Now, I can transform the XML without any problems. However, what I end up with is a file with only the transformed XML. Therefore, it is not really a page. It has no HTML elements besides the ones that I put in the XSLT template. I don’t want to put the rest of the page design in this XSLT template!

This is the template file:

<?xml version="1.0" encoding="ISO-8859-1"?>

<xsl:stylesheet version="1.0"
xmlns:xsl="http://www.w3.org/1999/XSL/Transform">

<xsl:template match="/">
    <h2>Board index</h2>
    <table>
    <tr bgcolor="#9acd32">
      <th align="left">Name</th>
    </tr>
    <xsl:for-each select="forumlisting/forum">
    <tr>
      <td><xsl:value-of select="name"/></td>
    </tr>
    </xsl:for-each>
    </table>
</xsl:template>
</xsl:stylesheet>

So, my question really is this:

How can I transform XML into HTML using XSLT, while the XML is inside an HTML document?

In that case, may I suggest something like this:


<?php
//let's assume you have an XML transforming function in another file.
include('XMLFuncitons.php');
?>
<html>
<head>....stuff...</head>
<body>
...other stuff...
<?php
//put your XML in a variable, either by reading it from
//the filesystem or using an XML library
$xml = whatever;
//do the same for the XSL
$xsl = whatever;

//now we transform and print to browser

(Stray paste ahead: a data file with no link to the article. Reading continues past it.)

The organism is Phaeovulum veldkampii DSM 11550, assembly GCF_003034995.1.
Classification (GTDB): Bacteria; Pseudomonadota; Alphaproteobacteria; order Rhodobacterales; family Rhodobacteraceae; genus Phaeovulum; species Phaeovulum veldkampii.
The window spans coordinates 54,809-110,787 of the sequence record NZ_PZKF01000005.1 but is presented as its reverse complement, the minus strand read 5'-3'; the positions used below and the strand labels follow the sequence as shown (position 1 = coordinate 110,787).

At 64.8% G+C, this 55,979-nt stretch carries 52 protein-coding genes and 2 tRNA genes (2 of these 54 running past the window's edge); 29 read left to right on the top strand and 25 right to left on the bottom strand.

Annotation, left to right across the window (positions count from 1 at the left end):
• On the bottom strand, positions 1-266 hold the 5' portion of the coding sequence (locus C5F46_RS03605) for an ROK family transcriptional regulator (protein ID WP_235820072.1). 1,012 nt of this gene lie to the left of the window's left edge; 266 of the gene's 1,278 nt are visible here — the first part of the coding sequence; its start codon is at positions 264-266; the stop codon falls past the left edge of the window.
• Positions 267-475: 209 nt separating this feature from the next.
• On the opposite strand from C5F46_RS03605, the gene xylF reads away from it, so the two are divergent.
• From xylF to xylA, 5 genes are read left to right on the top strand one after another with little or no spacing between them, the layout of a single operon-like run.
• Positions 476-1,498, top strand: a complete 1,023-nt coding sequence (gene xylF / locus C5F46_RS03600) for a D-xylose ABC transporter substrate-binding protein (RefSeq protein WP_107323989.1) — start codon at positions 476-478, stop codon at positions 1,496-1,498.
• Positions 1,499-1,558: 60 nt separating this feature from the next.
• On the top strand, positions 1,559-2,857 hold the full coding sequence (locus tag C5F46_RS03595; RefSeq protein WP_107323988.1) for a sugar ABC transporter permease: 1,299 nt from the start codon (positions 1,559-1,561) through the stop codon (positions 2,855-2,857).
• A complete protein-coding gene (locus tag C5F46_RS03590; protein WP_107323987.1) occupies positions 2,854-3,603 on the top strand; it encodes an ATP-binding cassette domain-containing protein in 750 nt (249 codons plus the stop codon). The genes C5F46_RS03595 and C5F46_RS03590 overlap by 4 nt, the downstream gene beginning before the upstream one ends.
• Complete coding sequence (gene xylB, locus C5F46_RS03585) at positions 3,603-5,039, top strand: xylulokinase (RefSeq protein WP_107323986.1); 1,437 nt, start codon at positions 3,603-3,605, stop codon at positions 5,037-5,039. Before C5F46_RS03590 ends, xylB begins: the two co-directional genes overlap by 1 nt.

echo transformFunction($xml, $xsl);
?>

</body>
</html>

Don’t bother putting the XML in your HTML page at all, just show the output on the page after the transformation.

Yes… that’s exactly what I want! However, how can I transform XML to HTML on the server? Isn’t XSLT a client-side technology, like CSS?

Not at all, as a matter of fact I almost exclusively use XSLT server-side because many browsers don’t support XSLT client-side (like Opera). There are a few XML/XSLT parsing libraries available in any language; you mentioned you were doing this in PHP, so make sure your web host has the proper libraries installed for you to be able to run XSLT on the server; trust me, it’s a lot easier than trying to mix namespaces and depending on client-side transformation.

OK, I will parse the XSLT on the server as you suggested. Thanks for your help! :slight_smile:

OK, so I have another problem. The XSLT functions in PHP are disabled by default. Is there any PHP class or something of the like that I can just include with my script for distribution, that you know of? I don’t think users will appreciate having to ask their host to enable XSLT support for them.

PHP5 supports XSLT natively I believe.

PS: Welcome to the wonderful world of PHP4 and XML. As far as I know you’re going to have to get the hosts to install the required libraries, there’s no easy script you can include in your distribution that automatically turns this stuff on. However, if you’re releasing an app that works with XML and XSLT to a great extent, then having someone’s host install a library shouldn’t be that much of an issue. If it is, you might want to try another method for templating in your app.

Yes, PHP5 supports XSLT natively, but it is disabled by default (which means the host will have to enable it). I’m not worrying about PHP4, as my application is PHP5 only, anyway. Thanks for your advice, I will just tell people to have their hosts enable XSLT support for them.

  • Peter